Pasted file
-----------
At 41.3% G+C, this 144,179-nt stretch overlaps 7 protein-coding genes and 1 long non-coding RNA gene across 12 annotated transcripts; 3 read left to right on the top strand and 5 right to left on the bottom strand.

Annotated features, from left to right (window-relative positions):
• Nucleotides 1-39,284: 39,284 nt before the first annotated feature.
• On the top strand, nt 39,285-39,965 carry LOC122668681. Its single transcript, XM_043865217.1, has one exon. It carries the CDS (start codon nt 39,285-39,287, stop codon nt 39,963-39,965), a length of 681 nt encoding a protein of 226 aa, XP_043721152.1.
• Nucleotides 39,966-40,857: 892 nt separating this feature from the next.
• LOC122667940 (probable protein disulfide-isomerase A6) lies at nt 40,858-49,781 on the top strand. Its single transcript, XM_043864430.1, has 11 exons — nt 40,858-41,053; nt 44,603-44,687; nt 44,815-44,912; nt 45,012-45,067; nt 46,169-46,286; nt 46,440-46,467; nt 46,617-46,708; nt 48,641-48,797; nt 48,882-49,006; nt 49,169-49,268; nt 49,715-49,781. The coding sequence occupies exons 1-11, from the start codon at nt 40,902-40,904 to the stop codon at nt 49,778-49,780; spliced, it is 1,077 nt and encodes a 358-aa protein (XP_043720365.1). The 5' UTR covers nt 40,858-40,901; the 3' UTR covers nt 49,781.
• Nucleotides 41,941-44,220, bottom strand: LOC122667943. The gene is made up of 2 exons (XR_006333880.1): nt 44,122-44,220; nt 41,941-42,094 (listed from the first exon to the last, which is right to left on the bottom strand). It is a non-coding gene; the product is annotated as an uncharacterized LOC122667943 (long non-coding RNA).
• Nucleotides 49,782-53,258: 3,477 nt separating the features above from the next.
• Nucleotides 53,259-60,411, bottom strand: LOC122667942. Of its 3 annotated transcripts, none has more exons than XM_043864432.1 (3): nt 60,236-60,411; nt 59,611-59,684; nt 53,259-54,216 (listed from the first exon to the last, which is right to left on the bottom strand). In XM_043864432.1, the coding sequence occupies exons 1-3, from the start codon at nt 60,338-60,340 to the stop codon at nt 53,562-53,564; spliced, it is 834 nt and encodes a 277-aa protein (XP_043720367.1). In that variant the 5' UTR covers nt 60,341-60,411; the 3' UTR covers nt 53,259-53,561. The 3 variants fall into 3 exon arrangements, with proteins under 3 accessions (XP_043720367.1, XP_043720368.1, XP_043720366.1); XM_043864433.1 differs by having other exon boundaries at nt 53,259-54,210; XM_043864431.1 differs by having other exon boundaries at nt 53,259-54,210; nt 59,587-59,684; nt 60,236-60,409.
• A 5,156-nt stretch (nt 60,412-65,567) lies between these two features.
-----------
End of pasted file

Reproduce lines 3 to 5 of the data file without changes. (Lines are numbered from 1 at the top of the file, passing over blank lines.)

• Nucleotides 1-39,284: 39,284 nt before the first annotated feature.
• On the top strand, nt 39,285-39,965 carry LOC122668681. Its single transcript, XM_043865217.1, has one exon. It carries the CDS (start codon nt 39,285-39,287, stop codon nt 39,963-39,965), a length of 681 nt encoding a protein of 226 aa, XP_043721152.1.
• Nucleotides 39,966-40,857: 892 nt separating this feature from the next.